the new type of dental appointment


Dentists agree that it is important to make sure that you visit regularly. But making an in-person appointment during the pandemic could put your health at risk.

Dental offices are a place where droplets develop. So when the coronavirus pandemic first struck, offices across the United States closed. Now, with more personal protective equipment, temperature controls and very strict sanitation measures, patients can come back.

Periodontist Dr. Mark Cohen, MomentMD, says some still don’t feel comfortable coming back. “They don’t want to sit down and have their teeth cleaned because they’re afraid of catching the virus when someone touches them. “

To make sure people always receive adequate dental care, Sonya Dunbar of the American Mobile Dentistry Alliance says many practices have turned to teledentistry.

“They can do synchronized teledentistry where the patient can hold the camera in their mouth and the dentist can watch live at that time,” Dunbar said. “The offices were able to maybe send the dental hygienist to the patient’s home to do an exam with the dentist looking the other way.”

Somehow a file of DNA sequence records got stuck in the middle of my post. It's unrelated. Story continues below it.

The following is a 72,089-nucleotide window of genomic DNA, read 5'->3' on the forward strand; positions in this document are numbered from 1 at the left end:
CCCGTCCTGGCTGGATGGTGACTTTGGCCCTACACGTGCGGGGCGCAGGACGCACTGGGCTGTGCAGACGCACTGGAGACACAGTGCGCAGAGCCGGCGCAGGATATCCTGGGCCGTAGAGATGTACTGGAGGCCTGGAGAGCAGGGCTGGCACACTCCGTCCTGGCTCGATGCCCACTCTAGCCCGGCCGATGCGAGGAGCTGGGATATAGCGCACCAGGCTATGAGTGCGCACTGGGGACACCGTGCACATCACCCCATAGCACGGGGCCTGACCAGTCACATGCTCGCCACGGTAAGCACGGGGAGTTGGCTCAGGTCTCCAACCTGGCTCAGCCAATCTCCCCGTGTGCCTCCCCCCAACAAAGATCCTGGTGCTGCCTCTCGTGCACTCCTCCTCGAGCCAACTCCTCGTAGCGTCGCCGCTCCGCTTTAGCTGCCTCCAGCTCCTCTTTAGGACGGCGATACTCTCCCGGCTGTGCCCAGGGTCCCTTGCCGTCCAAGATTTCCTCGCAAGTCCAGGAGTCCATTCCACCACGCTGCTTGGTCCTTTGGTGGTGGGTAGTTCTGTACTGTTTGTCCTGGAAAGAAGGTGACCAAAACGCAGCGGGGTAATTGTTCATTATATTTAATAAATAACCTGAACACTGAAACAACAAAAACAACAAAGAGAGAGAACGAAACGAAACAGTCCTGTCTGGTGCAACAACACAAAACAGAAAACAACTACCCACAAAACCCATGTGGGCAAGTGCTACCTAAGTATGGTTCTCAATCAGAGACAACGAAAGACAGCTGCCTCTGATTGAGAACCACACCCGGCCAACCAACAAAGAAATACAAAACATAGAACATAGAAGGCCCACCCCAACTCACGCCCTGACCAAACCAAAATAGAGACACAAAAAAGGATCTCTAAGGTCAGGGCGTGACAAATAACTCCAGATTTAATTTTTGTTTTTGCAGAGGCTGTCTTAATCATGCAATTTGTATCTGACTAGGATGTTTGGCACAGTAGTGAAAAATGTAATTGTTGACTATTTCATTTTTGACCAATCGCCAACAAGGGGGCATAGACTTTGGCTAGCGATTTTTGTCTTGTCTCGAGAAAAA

Delaying dental treatment can be risky for a patient’s health.

“A simple little filling could turn into something that requires root canal treatment,” said Dr. Andrew Brown, president of the Florida Dental Association. “The next step is a bad infection which could go systemically and certainly even tooth loss.”

Cohen says that even something like healthy gums can be linked to other illnesses. “Gum health is now linked to pancreatic cancer, lung disease, Alzheimer’s disease, low birth weight premature babies, stroke, heart attack and COVID,” he said .

But, if a patient has to come to the office, dentists want them to know it is completely safe to do so. “I can also tell you how safe it is to walk into the office,” Cohen said.

The Florida Dental Association says there have been no documented cases of coronavirus transmission resulting from a visit to the dentist.


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